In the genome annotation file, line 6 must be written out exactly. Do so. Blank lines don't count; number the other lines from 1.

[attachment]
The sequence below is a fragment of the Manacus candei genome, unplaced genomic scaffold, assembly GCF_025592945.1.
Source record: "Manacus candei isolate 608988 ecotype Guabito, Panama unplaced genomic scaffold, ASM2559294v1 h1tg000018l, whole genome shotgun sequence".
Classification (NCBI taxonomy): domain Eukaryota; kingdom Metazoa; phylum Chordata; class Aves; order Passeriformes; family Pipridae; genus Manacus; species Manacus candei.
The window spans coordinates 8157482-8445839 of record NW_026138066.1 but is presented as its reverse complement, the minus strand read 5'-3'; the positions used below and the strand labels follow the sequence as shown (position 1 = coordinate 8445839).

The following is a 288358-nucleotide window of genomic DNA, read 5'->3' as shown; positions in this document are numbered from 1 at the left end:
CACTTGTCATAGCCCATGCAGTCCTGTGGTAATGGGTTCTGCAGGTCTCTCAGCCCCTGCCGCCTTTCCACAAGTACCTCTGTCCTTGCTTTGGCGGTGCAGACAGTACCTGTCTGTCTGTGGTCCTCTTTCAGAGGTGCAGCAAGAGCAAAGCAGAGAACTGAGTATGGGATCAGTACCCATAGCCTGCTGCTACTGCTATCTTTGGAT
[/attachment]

CACTTGTCATAGCCCATGCAGTCCTGTGGTAATGGGTTCTGCAGGTCTCTCAGCCCCTGCCGCCTTTCCACAAGTACCTCTGTCCTTGCTTTGGCGGTGCAGACAGTACCTGTCTGTCTGTGGTCCTCTTTCAGAGGTGCAGCAAGAGCAAAGCAGAGAACTGAGTATGGGATCAGTACCCATAGCCTGCTGCTACTGCTATCTTTGGAT